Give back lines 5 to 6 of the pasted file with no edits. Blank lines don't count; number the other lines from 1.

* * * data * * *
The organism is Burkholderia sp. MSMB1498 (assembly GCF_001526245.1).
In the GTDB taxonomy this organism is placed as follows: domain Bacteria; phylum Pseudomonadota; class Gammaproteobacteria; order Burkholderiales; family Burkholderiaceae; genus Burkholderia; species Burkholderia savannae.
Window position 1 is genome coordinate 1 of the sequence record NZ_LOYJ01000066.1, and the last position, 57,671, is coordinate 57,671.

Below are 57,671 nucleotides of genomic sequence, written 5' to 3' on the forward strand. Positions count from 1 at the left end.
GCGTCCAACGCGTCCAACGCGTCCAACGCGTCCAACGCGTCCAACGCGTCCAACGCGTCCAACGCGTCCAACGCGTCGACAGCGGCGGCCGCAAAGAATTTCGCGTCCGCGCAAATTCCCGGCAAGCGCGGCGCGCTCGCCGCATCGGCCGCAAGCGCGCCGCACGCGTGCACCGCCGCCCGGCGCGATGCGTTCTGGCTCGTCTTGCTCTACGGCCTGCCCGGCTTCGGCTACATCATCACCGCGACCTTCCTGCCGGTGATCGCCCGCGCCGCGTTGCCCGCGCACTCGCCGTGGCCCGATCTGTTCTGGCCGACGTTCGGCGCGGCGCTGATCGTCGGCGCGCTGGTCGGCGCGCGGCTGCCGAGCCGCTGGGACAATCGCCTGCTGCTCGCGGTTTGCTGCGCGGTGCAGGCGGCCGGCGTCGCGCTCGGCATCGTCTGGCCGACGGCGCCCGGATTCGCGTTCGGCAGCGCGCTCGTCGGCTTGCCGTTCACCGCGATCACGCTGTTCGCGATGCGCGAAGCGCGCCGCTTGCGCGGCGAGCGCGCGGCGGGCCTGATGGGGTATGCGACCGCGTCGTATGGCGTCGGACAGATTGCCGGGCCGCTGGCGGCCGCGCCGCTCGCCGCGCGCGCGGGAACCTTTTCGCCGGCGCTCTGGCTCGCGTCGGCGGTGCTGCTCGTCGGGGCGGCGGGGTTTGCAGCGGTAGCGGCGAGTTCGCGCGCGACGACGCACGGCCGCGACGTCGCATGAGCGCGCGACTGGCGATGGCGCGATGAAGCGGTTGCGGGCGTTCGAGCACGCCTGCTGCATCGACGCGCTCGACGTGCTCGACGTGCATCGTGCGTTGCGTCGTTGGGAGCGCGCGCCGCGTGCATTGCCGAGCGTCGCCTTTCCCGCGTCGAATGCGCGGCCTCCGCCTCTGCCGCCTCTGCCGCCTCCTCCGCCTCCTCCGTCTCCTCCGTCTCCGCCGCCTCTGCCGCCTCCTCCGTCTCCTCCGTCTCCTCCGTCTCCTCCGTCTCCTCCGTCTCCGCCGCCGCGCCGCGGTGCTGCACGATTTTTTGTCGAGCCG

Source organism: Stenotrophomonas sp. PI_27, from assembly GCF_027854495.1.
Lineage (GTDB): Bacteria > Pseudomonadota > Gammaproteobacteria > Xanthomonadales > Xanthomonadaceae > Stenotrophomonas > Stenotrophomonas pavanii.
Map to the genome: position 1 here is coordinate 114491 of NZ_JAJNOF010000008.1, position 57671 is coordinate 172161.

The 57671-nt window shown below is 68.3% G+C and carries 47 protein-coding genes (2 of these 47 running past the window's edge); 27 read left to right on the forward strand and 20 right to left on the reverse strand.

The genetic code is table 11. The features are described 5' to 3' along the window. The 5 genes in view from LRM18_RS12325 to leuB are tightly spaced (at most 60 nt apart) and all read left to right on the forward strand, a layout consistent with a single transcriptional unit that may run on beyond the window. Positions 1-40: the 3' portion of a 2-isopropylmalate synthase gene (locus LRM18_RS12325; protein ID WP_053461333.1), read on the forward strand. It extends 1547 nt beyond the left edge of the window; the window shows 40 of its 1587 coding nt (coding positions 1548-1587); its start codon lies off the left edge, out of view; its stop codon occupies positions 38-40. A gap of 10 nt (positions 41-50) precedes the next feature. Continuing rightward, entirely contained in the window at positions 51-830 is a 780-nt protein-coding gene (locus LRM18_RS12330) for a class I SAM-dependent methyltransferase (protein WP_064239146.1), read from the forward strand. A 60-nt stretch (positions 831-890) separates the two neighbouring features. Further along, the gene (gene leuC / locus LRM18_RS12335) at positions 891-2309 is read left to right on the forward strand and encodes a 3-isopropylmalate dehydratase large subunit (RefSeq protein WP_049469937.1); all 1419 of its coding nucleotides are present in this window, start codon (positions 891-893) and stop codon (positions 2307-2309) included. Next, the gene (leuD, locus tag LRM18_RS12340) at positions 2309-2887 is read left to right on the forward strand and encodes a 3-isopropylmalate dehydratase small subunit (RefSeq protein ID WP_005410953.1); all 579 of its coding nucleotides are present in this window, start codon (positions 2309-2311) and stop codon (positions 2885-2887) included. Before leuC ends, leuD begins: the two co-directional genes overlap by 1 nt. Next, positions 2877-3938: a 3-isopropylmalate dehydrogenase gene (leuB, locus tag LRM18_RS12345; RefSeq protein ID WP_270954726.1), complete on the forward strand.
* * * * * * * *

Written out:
GCGTCCAACGCGTCCAACGCGTCCAACGCGTCCAACGCGTCCAACGCGTCCAACGCGTCCAACGCGTCCAACGCGTCGACAGCGGCGGCCGCAAAGAATTTCGCGTCCGCGCAAATTCCCGGCAAGCGCGGCGCGCTCGCCGCATCGGCCGCAAGCGCGCCGCACGCGTGCACCGCCGCCCGGCGCGATGCGTTCTGGCTCGTCTTGCTCTACGGCCTGCCCGGCTTCGGCTACATCATCACCGCGACCTTCCTGCCGGTGATCGCCCGCGCCGCGTTGCCCGCGCACTCGCCGTGGCCCGATCTGTTCTGGCCGACGTTCGGCGCGGCGCTGATCGTCGGCGCGCTGGTCGGCGCGCGGCTGCCGAGCCGCTGGGACAATCGCCTGCTGCTCGCGGTTTGCTGCGCGGTGCAGGCGGCCGGCGTCGCGCTCGGCATCGTCTGGCCGACGGCGCCCGGATTCGCGTTCGGCAGCGCGCTCGTCGGCTTGCCGTTCACCGCGATCACGCTGTTCGCGATGCGCGAAGCGCGCCGCTTGCGCGGCGAGCGCGCGGCGGGCCTGATGGGGTATGCGACCGCGTCGTATGGCGTCGGACAGATTGCCGGGCCGCTGGCGGCCGCGCCGCTCGCCGCGCGCGCGGGAACCTTTTCGCCGGCGCTCTGGCTCGCGTCGGCGGTGCTGCTCGTCGGGGCGGCGGGGTTTGCAGCGGTAGCGGCGAGTTCGCGCGCGACGACGCACGGCCGCGACGTCGCATGAGCGCGCGACTGGCGATGGCGCGATGAAGCGGTTGCGGGCGTTCGAGCACGCCTGCTGCATCGACGCGCTCGACGTGCTCGACGTGCATCGTGCGTTGCGTCGTTGGGAGCGCGCGCCGCGTGCATTGCCGAGCGTCGCCTTTCCCGCGTCGAATGCGCGGCCTCCGCCTCTGCCGCCTCTGCCGCCTCCTCCGCCTCCTCCGTCTCCTCCGTCTCCGCCGCCTCTGCCGCCTCCTCCGTCTCCTCCGTCTCCTCCGTCTCCTCCGTCTCCTCCGTCTCCGCCGCCGCGCCGCGGTGCTGCACGATTTTTTGTCGAGCCG

Source organism: Stenotrophomonas sp. PI_27, from assembly GCF_027854495.1.